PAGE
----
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Anti-racism Resources

This guide is a starting point for members of the Fitchburg State University community seeking information and resources to learn about anti-racism, white privilege, and inclusion.

Systemic Racism in the Criminal Justice System

Racial Inequality in the Criminal Justice System

The Racism of the US Justice System in 10 Charts

Additional Reading:

New York Times: Why American Prisons Owe Their Cruelty to Slavery 

Business Insider: There's blatant inequality at nearly every phase of the criminal justice system


Policing & Race

Racial Profiling

Racial profiling is the practice of targeting or stopping an individual based primarily on his or her race rather than any individualized suspicion (Warren & Farrell, 2009)

A law enforcement practice of using race, ethnicity, national origin, or religious appearance as one factor, among others, when police decide which people are suspicious enough to warrant police stops, questioning, frisks, searches, and other routine police practices (Harris, 2020)

A Conversation With My Black Son

How Racial Profiling Hurts Everyone, Including the Police

Racial Profiling 2.0

How to Deconstruct Racism, One Headline at a Time

Additional Readings: 

Police Brutality 

A Brief History of Police Impunity in Black Deaths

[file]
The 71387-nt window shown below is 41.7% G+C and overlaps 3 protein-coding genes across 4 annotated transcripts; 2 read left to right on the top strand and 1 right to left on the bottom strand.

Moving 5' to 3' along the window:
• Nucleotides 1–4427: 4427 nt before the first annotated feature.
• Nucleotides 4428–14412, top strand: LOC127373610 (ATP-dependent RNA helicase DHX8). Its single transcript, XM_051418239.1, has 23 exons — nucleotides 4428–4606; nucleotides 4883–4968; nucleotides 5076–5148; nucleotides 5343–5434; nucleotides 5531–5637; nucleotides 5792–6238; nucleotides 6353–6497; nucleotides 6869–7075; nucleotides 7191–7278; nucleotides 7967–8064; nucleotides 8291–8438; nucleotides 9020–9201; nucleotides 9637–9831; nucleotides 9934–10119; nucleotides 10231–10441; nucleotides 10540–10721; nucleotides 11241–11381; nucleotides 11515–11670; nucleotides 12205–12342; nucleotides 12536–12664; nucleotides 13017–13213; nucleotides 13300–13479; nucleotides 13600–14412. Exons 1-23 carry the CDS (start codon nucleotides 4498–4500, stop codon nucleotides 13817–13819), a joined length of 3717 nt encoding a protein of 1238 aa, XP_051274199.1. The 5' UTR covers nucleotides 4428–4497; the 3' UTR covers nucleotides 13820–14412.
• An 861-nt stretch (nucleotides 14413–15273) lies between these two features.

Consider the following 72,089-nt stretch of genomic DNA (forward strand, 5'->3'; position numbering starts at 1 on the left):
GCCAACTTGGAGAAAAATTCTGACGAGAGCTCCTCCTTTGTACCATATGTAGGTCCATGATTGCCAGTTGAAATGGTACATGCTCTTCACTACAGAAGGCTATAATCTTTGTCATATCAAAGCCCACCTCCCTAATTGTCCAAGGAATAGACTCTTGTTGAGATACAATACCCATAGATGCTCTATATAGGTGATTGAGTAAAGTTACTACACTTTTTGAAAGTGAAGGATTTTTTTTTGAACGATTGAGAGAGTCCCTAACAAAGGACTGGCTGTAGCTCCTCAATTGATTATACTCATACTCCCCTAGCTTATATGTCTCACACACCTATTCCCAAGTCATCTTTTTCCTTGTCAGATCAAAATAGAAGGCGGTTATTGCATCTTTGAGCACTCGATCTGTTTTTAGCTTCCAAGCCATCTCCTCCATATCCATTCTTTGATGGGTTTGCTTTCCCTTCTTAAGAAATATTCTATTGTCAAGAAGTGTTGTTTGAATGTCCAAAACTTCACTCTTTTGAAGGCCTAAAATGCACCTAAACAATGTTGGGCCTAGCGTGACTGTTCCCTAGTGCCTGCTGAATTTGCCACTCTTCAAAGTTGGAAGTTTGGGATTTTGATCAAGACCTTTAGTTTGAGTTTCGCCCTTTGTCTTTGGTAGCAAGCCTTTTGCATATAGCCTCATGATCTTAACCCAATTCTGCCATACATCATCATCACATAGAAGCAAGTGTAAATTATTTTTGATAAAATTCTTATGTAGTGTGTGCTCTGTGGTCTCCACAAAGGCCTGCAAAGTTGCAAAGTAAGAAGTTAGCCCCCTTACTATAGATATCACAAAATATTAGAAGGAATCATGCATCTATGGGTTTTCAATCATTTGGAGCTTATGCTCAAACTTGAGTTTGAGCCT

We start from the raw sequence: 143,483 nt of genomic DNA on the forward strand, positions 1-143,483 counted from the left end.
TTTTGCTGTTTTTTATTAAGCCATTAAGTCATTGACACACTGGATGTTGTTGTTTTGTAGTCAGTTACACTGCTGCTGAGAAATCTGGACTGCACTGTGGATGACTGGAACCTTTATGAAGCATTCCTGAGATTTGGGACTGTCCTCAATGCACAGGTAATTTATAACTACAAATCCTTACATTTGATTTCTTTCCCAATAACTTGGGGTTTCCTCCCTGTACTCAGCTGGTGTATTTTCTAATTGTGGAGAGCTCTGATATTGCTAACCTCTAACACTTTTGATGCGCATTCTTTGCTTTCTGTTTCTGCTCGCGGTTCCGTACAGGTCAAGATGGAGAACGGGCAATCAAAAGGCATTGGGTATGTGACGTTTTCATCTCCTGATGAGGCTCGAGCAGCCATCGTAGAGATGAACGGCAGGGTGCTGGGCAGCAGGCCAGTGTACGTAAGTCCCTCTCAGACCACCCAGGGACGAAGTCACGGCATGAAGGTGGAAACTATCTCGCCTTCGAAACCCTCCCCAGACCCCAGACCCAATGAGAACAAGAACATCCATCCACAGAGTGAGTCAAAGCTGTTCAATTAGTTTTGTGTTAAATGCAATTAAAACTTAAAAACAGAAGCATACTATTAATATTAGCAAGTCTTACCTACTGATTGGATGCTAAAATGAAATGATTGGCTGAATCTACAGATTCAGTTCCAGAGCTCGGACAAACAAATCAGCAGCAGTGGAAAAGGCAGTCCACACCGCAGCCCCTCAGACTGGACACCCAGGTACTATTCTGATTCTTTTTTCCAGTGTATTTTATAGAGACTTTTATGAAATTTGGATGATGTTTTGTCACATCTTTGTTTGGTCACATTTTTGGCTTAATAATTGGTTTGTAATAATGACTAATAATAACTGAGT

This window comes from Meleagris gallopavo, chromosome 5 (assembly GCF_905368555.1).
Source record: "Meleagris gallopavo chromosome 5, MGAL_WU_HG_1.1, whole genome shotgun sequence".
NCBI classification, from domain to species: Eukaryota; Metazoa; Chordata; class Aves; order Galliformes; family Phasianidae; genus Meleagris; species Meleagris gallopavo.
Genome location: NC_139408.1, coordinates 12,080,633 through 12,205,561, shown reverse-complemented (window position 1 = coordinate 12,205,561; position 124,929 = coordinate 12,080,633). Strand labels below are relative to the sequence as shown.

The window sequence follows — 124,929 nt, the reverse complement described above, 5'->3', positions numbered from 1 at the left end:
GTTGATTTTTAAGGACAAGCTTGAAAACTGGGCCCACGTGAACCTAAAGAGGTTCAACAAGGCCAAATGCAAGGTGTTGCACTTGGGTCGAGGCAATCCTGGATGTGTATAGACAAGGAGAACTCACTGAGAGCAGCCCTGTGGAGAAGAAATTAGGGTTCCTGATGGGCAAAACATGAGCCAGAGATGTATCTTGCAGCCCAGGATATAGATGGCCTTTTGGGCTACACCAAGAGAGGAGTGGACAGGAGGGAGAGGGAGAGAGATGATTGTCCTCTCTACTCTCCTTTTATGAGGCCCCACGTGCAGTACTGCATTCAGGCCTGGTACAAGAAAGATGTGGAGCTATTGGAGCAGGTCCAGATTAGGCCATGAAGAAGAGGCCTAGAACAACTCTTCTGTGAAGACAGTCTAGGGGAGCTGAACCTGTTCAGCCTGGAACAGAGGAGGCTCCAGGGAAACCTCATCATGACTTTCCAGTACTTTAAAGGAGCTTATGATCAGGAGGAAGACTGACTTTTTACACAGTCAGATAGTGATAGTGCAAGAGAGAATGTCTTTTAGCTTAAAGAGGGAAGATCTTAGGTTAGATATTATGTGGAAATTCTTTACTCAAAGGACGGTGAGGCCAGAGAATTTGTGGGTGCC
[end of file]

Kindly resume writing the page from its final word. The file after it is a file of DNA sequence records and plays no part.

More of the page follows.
Mass Incarceration

Mass Incarceration (also called mass imprisonment) refers to the current American prison system that is characterized by comparatively and historically extreme rates of imprisonment, specifically the concentration of imprisonment among young, Black and Latino men from disadvantaged neighborhoods (Wildeman, 2012).

  • With less than 5 percent of the world’s population, the U.S. houses about a fifth of all convicts, at a cost of some $80 billion a year (Harris, 2017).
  • U.S. incarceration rate at 655 inmates per 100,000 people, which is nearly 7% higher than the rate of the next-closest country, El Salvador (614 inmates per 100,000 people), and far higher than the rates of other heavily populated nations, including Russia (415 inmates per 100,000 people) and Brazil (324 per 100,000). (Gramlich, 2018).

Mass Incarceration, Visualized


Mandatory Minimums refers to the legislatively mandated, meaning set by Congress, not judges, minimum prison sentences that are automatically assigned to specific types of crimes, most often drug offenses (FAMM, 2020). The case for mandatory minimum sentences was fairness and uniformity in sentencing across all jurisdiction. 

While the use of mandatory sentencing for certain crimes has been in use since the passing of the 1790 Crimes Act, which mandated the death sentence for crimes such as treason (Harris, 2017), the vast majority of prison sentences  were primarily the result of discretionary sentencing, where the a judge determines the appropriate sentencing. 


How Mandatory Minimums Helped Drive Mass Incarceration

US Anti-Drug Laws Aren't Scientific — They're Colonialist and Racist

Additional Readings: